|Maryland Leaders Call for Delegate’s Resignation After Racist Comment|
Maryland Del. Mary Ann Lisanti (D) is facing a bipartisan call to step down after using a racial slur to refer to a state legislative district. “I believe that leaders in the House need to be able to bring people together — not tear them apart,” Maryland House Speaker Michael Busch (D) said, after stripping Lisanti of her leadership position on the House Economic Matters Committee. Among the people calling for Lisanti’s resignation are state Democratic chair Maya Rockeymoore Cummings, Gov. Larry Hogan (R), and the Maryland Republican Party. According to a 2017 PRRI poll, white Americans express far less concern than black and Hispanic Americans about race-related issues. One-third (33 percent) of whites say racism is a major problem, compared to a majority (54 percent) of Hispanic Americans and two-thirds (67 percent) of black Americans.
|President Trump Talks With Kim Jong-un Collapse Over Sanctions|
“President Trump and Kim Jong-un, North Korea’s leader, abruptly ended their second summit meeting on Thursday after talks collapsed with the two leaders failing to agree on any steps toward nuclear disarmament or measures to ease tensions on the Korean Peninsula,” writes Edward Wong in The New York Times. The meeting took place in Hanoi, Vietnam. “Sometimes you have to walk,” Trump said after the conference. “[Trump] said Mr. Kim had offered to dismantle the North’s most important nuclear facility if the United States lifted the harsh sanctions imposed on his nation — but would not commit to do the same for other elements of its weapons program. That, Mr. Trump said, was a dealbreaker,” Wong reports.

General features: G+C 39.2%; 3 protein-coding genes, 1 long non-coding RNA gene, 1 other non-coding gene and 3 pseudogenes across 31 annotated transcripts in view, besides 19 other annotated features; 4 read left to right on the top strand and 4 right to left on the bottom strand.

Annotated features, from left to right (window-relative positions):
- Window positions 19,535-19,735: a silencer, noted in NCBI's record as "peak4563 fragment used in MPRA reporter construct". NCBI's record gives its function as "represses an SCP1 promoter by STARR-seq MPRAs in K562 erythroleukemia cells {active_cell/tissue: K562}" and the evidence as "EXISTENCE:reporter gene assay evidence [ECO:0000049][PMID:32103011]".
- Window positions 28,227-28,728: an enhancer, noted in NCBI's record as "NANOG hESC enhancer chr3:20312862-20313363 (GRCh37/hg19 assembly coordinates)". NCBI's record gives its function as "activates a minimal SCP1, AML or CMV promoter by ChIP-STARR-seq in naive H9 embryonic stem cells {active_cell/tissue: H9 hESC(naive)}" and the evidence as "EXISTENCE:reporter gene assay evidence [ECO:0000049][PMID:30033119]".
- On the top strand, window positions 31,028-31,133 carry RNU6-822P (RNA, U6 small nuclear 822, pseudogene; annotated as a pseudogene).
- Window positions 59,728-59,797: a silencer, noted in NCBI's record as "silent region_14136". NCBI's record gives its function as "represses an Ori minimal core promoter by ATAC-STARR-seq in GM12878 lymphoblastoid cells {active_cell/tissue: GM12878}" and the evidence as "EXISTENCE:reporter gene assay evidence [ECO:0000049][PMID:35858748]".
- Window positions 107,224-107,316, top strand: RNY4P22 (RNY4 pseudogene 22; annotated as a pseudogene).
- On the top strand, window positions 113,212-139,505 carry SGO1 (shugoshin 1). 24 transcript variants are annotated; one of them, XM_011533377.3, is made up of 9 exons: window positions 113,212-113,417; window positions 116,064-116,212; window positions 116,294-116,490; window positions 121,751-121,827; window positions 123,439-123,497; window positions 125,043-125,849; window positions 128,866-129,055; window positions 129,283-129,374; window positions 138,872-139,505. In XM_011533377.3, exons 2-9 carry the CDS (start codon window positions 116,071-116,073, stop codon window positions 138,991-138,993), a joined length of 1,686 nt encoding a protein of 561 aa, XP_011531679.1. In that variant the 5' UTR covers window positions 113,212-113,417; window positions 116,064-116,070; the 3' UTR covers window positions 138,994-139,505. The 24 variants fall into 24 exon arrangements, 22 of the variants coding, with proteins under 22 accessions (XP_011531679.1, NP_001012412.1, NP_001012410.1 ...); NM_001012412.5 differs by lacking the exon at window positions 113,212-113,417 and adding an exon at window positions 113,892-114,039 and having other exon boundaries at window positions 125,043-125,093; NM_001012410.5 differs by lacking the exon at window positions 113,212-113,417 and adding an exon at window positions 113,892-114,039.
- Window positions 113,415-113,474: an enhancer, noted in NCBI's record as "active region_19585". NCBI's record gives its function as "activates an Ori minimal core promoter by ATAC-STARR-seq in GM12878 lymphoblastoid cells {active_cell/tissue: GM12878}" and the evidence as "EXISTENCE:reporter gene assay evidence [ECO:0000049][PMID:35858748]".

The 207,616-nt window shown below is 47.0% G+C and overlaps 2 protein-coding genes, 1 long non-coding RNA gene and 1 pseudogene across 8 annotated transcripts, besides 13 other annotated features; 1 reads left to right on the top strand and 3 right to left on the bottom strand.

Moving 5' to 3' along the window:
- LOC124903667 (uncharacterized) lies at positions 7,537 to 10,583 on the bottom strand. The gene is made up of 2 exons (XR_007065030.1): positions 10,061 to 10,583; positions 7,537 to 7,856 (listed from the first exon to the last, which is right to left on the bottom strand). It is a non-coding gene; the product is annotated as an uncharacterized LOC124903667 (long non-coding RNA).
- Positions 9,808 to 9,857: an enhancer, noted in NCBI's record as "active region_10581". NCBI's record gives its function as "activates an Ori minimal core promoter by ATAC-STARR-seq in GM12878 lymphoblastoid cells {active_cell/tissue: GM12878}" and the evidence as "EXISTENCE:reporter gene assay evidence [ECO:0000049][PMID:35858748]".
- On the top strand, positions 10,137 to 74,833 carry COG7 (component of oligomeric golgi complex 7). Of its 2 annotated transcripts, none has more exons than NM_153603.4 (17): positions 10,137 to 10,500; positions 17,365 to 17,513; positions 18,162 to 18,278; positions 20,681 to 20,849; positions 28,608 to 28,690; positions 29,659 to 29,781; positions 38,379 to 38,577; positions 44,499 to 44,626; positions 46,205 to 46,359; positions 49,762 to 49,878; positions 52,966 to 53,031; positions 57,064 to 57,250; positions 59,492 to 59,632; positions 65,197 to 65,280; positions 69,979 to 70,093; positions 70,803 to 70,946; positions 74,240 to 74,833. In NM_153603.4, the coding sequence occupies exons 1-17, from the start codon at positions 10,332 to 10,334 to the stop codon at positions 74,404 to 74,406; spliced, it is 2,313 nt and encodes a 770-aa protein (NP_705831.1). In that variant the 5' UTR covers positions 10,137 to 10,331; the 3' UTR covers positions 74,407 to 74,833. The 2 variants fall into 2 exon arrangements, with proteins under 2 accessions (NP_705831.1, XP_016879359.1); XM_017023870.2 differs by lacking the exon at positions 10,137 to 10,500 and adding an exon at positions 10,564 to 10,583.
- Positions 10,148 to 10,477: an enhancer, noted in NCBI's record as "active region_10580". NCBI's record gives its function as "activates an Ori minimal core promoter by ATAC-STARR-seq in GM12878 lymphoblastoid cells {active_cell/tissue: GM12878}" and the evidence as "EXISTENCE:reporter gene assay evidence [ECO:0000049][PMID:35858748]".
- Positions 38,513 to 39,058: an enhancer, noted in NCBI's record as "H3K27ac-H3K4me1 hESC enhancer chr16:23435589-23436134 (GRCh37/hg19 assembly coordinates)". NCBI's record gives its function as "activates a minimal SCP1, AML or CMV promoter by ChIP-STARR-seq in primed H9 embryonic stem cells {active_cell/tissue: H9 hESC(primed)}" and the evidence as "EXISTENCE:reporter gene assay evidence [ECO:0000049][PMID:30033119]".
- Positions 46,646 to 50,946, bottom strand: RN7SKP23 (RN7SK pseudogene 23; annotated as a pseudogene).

|Tennessee Bill Could Cost State $9.4 Billion|
“A controversial bill aimed at ignoring the U.S. Supreme Court’s 2015 ruling legalizing same-sex marriage could once again place Tennessee in jeopardy of losing $9.4 billion in federal funds,” writes Joel Ebert in The Tennessean. The bill, the Tennessee Natural Marriage Defense Act, would restrict government officials from recognizing any court ruling that affirms same-sex unions, including the landmark ruling from 2015. According to TennCare, the state’s Medicaid program, denying coverage to an otherwise eligible person because they are in a same-sex marriage could run afoul of federal law. So if the law passes, the $7.4 billion in federal funding that flows to TennCare could be at risk. Two Department of Human Services programs could also lose more than $2 billion. According to PRRI’s 2017 American Values Atlas, 46 percent of Tennessee residents believe that same-sex marriage should be legal, while 45 percent disagree and nine percent say they don’t know or refused to answer.